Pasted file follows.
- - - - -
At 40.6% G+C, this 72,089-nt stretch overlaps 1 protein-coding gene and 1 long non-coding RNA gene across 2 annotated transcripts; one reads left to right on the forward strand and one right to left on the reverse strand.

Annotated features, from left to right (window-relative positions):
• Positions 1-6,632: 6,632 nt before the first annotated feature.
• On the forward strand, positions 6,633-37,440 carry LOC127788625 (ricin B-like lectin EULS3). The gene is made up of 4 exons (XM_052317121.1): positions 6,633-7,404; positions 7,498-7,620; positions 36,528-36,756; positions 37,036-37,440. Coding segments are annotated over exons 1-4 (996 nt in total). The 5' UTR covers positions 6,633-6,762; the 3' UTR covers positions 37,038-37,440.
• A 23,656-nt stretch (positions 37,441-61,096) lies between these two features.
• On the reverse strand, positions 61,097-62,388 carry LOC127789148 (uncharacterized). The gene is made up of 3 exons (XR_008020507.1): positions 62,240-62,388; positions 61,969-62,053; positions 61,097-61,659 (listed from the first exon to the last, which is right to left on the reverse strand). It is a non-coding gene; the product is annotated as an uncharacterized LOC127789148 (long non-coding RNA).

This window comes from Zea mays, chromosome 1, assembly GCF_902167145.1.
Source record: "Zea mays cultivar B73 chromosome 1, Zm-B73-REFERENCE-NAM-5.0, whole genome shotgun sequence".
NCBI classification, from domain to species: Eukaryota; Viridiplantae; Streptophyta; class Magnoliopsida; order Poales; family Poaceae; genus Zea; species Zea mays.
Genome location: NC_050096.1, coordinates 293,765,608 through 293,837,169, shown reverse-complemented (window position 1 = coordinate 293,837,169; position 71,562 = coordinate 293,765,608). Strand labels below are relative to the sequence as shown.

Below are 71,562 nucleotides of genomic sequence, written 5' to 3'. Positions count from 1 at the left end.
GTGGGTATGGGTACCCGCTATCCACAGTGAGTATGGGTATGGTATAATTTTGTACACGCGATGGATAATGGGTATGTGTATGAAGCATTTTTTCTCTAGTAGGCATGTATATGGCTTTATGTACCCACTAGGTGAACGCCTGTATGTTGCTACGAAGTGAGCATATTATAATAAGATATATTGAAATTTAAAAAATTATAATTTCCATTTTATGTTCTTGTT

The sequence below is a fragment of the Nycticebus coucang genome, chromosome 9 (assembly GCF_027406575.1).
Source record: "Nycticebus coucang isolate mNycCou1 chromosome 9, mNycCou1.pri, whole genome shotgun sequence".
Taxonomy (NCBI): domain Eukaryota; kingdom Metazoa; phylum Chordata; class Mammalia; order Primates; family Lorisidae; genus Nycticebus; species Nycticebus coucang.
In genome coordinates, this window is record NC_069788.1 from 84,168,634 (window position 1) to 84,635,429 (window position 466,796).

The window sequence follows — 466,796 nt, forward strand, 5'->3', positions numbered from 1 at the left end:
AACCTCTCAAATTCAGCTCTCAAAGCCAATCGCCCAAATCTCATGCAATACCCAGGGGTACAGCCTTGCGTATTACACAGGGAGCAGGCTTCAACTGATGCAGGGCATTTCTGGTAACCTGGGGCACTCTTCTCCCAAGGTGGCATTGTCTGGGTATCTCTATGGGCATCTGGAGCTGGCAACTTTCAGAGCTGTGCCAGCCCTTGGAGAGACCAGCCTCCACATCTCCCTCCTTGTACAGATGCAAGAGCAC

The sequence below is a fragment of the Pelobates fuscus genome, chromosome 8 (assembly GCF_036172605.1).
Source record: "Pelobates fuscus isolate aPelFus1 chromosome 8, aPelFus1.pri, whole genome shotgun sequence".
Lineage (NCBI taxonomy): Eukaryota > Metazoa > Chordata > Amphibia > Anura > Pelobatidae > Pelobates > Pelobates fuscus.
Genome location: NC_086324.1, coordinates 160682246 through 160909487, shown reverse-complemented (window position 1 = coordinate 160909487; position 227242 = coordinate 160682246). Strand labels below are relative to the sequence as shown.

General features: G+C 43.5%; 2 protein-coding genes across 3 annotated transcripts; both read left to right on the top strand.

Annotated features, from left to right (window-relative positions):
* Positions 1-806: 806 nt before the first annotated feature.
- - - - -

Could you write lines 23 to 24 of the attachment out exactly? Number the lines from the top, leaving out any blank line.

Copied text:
General features: G+C 43.5%; 2 protein-coding genes across 3 annotated transcripts; both read left to right on the top strand.

Annotated features, from left to right (window-relative positions):